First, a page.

He was killed almost instantly by a cannon ball passing through both thighs, severing his legs from his body, on Friday the 2nd of January. It being almost dark and us being compelled to retire from the field, I am sorry to say his body fell in the hands of the enemy. I did not see him myself after he was killed, we was seperated during the battle.
I heard he was killed before the battle was over and tried to recover his body, but could not find it. I was very much grieved to leave him on the field, but under the circumstances it could not be otherwise. Henry and myself have associated together for several years and I always found in him a kind and faithful friend.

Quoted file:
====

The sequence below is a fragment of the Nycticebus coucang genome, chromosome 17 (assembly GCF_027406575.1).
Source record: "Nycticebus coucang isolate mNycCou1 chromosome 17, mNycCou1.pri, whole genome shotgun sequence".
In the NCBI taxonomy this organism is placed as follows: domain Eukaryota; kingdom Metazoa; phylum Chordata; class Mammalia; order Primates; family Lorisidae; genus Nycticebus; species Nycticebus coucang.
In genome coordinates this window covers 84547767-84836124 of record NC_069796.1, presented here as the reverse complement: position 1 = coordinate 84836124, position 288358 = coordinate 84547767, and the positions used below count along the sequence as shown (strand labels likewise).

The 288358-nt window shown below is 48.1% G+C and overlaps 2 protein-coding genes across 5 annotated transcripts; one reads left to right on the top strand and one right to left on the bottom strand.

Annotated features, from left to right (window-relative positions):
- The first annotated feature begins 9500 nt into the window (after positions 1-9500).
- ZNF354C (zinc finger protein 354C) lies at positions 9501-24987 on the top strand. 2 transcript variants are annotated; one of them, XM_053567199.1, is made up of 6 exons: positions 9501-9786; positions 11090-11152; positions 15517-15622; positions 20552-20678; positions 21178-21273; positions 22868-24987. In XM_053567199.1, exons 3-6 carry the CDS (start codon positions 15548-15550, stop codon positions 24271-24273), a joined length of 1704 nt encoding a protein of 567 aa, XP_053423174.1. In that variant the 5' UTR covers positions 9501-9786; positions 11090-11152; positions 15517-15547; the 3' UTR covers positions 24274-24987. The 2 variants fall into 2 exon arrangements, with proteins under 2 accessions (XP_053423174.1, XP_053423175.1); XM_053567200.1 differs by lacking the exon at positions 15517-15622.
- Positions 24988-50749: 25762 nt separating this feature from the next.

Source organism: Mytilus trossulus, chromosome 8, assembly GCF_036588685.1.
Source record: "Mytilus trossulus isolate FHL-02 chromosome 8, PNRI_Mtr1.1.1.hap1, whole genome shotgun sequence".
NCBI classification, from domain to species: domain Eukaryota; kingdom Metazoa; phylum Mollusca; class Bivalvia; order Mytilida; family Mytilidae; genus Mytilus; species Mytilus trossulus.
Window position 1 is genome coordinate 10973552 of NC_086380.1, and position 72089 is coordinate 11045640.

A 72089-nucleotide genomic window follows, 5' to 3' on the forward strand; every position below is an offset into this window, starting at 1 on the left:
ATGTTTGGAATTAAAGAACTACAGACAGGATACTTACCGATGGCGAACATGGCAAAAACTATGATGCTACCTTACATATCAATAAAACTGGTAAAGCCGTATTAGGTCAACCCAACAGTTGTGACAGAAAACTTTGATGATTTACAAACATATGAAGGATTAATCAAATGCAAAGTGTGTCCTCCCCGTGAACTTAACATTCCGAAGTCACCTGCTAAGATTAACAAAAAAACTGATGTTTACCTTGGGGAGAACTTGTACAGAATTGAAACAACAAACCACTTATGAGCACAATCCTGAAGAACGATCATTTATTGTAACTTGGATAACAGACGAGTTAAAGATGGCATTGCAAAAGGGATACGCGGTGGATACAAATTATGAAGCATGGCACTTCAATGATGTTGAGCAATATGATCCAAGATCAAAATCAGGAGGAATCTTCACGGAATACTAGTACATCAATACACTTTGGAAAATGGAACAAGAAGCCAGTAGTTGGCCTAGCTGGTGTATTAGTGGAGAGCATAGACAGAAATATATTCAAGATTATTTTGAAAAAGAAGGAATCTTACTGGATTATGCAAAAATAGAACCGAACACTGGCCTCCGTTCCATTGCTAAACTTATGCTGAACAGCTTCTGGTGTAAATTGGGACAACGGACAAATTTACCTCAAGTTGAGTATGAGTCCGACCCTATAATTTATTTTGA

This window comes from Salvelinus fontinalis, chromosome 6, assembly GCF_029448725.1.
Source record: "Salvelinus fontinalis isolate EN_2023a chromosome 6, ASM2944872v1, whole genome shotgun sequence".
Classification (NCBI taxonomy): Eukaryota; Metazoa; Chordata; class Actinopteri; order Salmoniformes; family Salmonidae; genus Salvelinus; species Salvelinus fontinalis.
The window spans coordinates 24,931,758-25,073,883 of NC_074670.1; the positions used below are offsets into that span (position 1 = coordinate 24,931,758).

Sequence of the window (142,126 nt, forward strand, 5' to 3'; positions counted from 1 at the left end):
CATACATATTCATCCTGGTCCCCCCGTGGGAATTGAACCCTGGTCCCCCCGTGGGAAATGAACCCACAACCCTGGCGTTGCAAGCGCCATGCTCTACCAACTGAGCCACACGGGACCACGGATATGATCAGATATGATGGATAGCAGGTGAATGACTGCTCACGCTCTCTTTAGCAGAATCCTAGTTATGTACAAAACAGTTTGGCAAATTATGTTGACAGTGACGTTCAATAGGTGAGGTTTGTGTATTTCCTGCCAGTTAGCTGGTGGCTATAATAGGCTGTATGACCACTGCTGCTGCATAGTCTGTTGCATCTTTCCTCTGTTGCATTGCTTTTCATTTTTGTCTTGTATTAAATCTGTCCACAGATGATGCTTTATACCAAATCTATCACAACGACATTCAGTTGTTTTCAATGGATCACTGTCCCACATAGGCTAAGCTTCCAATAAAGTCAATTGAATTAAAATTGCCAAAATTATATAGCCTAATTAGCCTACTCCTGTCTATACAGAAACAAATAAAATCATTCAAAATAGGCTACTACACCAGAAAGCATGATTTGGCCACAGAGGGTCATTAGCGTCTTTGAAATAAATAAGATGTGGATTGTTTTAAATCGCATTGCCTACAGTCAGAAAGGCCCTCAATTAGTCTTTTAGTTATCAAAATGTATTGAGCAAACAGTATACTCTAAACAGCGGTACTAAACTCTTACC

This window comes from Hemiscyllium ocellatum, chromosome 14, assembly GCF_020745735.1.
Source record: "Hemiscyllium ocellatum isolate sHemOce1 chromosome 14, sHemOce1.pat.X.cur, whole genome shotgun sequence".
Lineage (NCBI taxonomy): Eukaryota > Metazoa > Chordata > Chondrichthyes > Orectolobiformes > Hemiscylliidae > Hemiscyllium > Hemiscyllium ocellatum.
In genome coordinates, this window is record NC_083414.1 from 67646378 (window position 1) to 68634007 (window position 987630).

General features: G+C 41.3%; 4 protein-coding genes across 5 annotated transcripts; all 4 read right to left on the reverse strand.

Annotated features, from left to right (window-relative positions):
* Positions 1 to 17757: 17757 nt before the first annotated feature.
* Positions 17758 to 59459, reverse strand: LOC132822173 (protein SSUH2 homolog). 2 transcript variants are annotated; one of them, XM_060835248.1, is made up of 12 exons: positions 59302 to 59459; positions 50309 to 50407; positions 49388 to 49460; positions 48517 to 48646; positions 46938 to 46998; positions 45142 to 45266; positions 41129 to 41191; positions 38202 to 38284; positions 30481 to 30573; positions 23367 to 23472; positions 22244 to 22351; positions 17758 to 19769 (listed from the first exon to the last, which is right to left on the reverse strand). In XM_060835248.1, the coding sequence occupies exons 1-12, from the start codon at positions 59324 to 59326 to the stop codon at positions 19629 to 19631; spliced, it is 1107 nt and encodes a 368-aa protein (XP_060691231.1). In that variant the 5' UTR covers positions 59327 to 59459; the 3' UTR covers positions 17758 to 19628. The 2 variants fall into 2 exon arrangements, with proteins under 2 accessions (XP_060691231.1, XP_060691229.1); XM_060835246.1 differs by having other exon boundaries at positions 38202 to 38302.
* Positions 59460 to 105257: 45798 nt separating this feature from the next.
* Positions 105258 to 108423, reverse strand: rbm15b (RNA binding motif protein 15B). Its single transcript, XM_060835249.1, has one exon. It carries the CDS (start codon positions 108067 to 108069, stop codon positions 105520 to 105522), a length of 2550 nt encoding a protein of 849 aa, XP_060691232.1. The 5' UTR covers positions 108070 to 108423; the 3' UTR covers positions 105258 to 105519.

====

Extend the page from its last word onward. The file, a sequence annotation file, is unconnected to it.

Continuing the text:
You can imagine, Mrs. Hall, how much I am grieved for him, but we should not morn now he is dead. The hand of God has cut him down, and I hope, taken his soul from this world of sorrow to Himself above, where he may enjoy eternal bliss.
You must not grieve for Henry, but only think of the thousands of mothers in your condition made so by the implacable enemy who seeks to destroy our liberty and enslave us. Your son died a martyr, nobly laying down his life for his country. He was a good boy and a good soldier. He will ever live in the memory of his comrades, whose fortunes it may be to survive this bloody war.
I will close as I believe I have written all of which I know of the subject, painful as it is for me to speak or even think of. Virgil was wounded slightly, but has recovered entirely and is in good health.

From Yours Truly
H.F. Nuckols 4th KY

  Outside is a typical cannon like the one that killed Private Henry Hall.  
  Some of the most deadly and fierce fighting took place ...